Use clean / non-toxic skincare for the whole family. You can shop with me at Beautycounter for makeup and skincare. They create high performance skincare while eliminating 1,800+ questionable or harmful ingredients. Beautycounter is a women-led American company who fights for tighter FDA personal care industry regulations while informing consumers of the grim reality that the personal care industry is self-regulated.
Move the body in functional and challenging ways - and break a sweat.
Consume a variety of fresh whole foods - organic when possible; more than prepackaged foods.
Drink plenty of water every day for your lifestyle. (Not just electrolyte drinks or sparkling water.)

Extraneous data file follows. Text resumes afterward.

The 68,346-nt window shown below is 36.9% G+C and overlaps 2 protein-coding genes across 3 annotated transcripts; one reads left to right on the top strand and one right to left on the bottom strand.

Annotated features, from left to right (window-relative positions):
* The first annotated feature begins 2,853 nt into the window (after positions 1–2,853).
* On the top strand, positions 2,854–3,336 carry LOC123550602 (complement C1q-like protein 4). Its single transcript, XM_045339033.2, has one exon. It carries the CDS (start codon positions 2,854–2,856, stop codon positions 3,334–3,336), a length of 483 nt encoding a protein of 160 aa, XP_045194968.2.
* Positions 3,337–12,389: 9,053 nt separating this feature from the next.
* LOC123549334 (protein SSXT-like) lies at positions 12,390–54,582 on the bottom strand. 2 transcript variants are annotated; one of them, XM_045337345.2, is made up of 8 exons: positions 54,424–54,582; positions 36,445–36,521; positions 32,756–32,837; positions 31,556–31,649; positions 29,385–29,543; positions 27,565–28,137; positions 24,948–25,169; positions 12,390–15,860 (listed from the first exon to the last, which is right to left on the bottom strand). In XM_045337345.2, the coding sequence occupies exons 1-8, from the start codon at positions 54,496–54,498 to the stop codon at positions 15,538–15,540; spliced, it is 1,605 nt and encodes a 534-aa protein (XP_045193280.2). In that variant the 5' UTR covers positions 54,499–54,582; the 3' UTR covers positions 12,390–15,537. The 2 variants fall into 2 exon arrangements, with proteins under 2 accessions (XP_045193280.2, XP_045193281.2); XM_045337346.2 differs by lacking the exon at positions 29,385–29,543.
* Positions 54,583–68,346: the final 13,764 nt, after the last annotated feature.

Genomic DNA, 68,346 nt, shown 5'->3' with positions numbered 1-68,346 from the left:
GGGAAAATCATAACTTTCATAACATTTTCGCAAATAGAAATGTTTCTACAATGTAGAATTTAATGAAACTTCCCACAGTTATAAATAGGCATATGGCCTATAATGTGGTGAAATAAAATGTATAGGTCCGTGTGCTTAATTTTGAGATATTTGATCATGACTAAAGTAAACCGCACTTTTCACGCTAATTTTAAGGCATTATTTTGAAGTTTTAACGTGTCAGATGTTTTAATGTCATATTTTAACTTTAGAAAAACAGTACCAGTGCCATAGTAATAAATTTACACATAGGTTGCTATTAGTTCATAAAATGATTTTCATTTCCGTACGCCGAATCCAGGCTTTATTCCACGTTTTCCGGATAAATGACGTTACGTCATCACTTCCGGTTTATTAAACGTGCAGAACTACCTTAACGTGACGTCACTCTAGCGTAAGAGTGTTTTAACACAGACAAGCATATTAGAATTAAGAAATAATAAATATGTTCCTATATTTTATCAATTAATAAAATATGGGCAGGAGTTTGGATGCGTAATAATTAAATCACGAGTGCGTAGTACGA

Wash hands throughout the day with warm soap and water; especially before preparing meals and eating.
Consider a water filter system for the shower, kitchen sink, drinking water, or whole house.
Shop at health food stores more often. In addition to cleaner foods they often have clean burning candles, aromatherapy, medicines, whole food supplements, along with household and personal care products.
- artificial food dyes;
- ingredients in food and personal care products with lengthy lists which are difficult to pronounce out loud;
- synthetic fragrances / phthalates - even when it says “natural” or “fresh” (look closely at candles, perfume/cologne, room fresheners, all personal care items, diapers, pads, tampons, toys, stuffed animals, etc.);
- Flame retardants / chemical sprays on clothing (kids’ sleepwear), car seats, furniture, carpet, and rugs;
- non-stick cookware;